Blog Post

What's Wrong With Praying in Color?

color wheelDB asks: “I recently had a person ask me a question that I need a bit of help with. I do believe its New Age. She states that a woman she knows told her when she prays she sees colors. The woman who brought this to me said it sent up a red flag to her that this woman may have participated in New Age.”

The only information I can find on people who see colors when they pray comes from New Age sources. One person on this forum says she sees a pulsating purple light when she prays. Some responders claim to have had the same experience while others refer to it as an energy associated with the chakras.

There is also a New Age belief that if you focus on a certain color during prayer, the “energy” or powers associated with that color will be available to you; i.e., blue brings protection, strength and courage; yellow brings wisdom for decisions; pink represents love and peace, etc.

Others attribute seeing color in prayer to an action of God, such as what is described in this book, Every Time I Feel the Spirit: Religious Experience and Ritual in an African American Church.

Then there is a new trend toward doodling as a form of prayer, such as in Zentangle and in Praying in Color by a couple named Sybil and Andy MacBeth.

Sybil, who calls herself “a doodler, dancer, and former community college math professor” says she came up with the idea one day when she ran out of words to pray for a friend. Instead, she picked up a pencil and some crayons and began to “pray” while doodling words and symbols.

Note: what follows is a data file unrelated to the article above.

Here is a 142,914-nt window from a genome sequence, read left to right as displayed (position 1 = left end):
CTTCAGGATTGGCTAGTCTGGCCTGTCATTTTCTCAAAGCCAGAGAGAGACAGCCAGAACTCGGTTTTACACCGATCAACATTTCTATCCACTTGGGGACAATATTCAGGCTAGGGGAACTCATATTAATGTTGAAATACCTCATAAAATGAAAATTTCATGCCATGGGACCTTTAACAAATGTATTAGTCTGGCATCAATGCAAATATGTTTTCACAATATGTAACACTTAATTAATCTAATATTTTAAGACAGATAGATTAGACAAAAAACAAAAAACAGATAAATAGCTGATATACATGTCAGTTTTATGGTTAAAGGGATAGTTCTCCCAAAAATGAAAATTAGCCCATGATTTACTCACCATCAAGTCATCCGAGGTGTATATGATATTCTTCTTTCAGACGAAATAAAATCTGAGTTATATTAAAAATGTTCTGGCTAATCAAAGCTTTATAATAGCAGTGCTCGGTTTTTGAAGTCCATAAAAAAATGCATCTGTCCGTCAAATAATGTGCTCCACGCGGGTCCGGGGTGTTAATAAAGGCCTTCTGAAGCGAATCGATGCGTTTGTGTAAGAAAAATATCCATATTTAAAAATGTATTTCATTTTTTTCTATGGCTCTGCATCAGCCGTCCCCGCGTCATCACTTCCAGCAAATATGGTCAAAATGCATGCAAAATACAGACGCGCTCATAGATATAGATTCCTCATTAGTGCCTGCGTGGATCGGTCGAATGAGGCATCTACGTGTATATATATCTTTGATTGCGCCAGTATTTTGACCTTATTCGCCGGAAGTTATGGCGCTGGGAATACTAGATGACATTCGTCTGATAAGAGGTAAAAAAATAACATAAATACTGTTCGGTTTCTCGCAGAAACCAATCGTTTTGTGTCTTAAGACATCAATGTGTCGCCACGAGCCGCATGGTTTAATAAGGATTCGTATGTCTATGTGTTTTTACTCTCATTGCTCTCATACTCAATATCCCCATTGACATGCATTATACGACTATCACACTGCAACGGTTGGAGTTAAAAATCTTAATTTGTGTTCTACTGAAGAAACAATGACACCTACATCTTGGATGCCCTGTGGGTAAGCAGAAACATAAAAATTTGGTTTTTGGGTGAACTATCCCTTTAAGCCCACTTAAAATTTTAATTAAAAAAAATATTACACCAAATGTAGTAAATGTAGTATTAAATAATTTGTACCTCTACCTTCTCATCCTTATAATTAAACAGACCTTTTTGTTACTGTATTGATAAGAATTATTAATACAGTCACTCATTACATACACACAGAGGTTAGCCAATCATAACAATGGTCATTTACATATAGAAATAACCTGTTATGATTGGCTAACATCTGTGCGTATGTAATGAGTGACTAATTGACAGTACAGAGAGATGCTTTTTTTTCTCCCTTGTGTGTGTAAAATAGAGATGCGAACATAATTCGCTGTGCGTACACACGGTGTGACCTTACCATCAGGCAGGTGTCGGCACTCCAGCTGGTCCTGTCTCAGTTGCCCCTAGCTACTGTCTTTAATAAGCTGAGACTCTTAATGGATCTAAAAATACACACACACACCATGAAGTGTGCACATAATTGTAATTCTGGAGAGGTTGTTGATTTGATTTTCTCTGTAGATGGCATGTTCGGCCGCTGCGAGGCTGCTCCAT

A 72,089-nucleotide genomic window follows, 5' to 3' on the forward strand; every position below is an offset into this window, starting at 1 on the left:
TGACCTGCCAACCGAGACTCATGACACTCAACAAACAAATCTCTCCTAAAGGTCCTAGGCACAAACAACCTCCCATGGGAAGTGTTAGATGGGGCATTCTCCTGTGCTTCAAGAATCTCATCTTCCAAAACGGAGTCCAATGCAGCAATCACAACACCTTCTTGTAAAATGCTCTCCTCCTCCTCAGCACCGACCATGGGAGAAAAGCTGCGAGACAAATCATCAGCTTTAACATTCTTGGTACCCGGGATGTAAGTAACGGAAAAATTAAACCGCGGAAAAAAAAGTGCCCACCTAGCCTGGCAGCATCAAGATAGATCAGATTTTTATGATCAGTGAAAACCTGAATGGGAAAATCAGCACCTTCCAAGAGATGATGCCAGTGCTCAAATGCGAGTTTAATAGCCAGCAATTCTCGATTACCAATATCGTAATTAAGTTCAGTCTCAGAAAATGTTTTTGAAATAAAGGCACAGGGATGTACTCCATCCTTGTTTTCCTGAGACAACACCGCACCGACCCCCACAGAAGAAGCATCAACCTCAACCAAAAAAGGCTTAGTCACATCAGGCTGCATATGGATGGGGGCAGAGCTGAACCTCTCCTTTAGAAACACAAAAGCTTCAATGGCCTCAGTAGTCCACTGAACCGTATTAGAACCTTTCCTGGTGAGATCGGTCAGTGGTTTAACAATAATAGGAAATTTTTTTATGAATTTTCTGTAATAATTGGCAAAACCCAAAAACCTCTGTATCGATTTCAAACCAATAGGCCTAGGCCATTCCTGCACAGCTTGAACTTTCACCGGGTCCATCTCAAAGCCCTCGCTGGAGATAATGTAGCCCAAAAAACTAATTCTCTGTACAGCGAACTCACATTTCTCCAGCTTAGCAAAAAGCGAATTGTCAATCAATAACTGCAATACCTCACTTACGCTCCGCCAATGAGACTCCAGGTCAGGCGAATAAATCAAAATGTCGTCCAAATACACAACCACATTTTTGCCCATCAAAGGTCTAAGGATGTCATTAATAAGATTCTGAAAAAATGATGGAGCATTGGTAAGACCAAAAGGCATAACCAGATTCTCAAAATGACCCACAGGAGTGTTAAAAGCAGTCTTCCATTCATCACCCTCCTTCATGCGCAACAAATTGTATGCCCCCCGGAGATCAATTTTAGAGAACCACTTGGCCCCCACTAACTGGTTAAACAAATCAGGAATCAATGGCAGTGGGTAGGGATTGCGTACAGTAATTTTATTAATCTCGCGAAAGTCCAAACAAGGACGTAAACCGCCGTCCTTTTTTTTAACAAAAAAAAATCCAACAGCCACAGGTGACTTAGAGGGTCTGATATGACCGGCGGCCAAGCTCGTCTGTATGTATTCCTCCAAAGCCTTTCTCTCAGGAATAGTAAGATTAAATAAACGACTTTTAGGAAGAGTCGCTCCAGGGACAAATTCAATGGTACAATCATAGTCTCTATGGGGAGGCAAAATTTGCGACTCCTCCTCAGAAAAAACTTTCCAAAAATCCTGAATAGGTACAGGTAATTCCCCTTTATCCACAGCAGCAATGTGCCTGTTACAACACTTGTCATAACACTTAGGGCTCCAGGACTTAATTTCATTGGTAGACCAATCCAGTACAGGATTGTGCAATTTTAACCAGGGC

For instance, to start out, you would “write your name for God” on a piece of paper and draw a shape around it (a circle or a box). Next, add marks to the shape (lines or flowers or crosses) while focusing on the name you chose for God. Ask God to be part of your prayer time. If words come, great; if they don’t, just enjoy the silence.

The same process is employed when you’re praying for a friend. Write their name on the paper, draw shapes around it, and start coloring while praying.

MacBeth has a website devoted to this new prayer trend which she shares with her husband Andy, a retired Episcopal priest with “a restless spirit”.

Being a Carmelite, I can only shake my head at all of the above concepts. Seeing anything at all in prayer - whether it be people or colors or scenery – is not necessary for our salvation, which is why St. John of the Cross says we can ignore any and all of these manifestations and not fear “missing” anything. If God really wants to tell us something, He’ll do so in some other way.

As for doodling because prayer turns dry, it should be understood that difficulty in prayer is a normal part of the process of “growing up” spiritually. These difficulties should be embraced with both arms because, chances are, God is using these trials to wean you off of the “feel good” religion that causes you to seek prayer only because it makes you feel good.

All of the great spiritual masters warn us not to let our feelings be the judge of anything when it comes to prayer because they are such an unreliable guide. Instead, growth in prayer comes about as we learn to let go of feelings and let God lead us in a more profound and spiritual way. If we do this, and persevere through these dry periods, this will be a critical turning point in our spiritual maturity.

Granted, dry prayer that is devoid of all devotion could be a sign of complacency or sinfulness, but it’s also a typical way that God goes about helping us to mature and learn how to come to Him for His sake and not our own.

I caution everyone to be wary of any kind of prayer fad, especially if one truly desires to grow spiritually. The cross is very much a part of our walk - but so is resurrection!